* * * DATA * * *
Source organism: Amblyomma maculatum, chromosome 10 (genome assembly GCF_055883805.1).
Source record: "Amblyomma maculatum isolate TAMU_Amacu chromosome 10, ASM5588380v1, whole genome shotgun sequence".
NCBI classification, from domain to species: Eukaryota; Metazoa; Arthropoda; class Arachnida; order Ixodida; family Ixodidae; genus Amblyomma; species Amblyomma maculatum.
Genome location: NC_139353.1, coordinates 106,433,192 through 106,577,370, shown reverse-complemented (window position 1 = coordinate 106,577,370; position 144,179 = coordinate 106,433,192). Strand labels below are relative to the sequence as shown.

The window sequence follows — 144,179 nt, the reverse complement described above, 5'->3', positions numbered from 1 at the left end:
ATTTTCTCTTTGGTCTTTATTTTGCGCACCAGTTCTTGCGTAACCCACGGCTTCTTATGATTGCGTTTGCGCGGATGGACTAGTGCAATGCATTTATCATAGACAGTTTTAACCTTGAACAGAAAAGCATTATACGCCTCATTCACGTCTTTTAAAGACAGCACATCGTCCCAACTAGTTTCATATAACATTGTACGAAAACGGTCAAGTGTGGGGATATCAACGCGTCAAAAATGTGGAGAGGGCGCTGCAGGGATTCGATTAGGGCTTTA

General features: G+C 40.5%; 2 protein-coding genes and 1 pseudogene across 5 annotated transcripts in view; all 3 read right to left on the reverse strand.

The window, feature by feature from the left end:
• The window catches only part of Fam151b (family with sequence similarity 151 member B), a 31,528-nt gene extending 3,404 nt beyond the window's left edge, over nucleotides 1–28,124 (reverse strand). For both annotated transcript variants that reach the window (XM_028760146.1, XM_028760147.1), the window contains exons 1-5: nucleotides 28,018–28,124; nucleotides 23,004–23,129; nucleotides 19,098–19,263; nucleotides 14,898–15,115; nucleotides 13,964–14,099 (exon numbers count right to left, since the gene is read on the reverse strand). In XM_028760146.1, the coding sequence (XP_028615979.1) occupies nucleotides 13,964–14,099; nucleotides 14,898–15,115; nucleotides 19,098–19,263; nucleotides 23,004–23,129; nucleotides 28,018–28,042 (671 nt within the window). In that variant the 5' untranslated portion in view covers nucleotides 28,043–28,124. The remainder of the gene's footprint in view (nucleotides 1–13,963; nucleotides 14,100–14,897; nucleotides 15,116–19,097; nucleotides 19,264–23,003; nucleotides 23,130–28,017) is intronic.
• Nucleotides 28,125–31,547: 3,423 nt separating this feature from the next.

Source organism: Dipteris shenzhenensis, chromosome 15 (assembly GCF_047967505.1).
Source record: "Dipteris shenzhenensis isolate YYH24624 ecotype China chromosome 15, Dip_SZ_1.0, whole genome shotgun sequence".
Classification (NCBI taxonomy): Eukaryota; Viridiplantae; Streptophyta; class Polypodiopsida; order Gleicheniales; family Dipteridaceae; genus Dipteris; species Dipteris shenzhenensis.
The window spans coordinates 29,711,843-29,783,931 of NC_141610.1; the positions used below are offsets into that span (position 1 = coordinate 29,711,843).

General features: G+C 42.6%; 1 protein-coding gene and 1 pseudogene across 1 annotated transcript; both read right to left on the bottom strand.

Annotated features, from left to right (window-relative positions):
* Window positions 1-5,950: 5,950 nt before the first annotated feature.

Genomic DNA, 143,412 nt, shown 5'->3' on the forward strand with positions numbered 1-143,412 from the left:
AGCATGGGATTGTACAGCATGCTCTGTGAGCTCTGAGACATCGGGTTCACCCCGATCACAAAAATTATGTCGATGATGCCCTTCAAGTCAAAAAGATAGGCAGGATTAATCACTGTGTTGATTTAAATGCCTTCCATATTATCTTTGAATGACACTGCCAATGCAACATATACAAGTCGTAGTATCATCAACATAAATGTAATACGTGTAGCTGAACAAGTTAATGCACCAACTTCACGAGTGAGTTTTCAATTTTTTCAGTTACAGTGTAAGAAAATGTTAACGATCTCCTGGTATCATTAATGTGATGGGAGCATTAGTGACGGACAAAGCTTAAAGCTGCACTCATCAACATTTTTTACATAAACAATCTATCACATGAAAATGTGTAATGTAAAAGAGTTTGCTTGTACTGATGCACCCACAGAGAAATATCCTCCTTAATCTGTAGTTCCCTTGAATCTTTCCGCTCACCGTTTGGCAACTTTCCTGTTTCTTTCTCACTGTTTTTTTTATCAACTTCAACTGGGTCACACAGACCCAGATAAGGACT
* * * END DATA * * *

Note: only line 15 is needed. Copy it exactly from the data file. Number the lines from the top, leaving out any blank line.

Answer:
General features: G+C 42.6%; 1 protein-coding gene and 1 pseudogene across 1 annotated transcript; both read right to left on the bottom strand.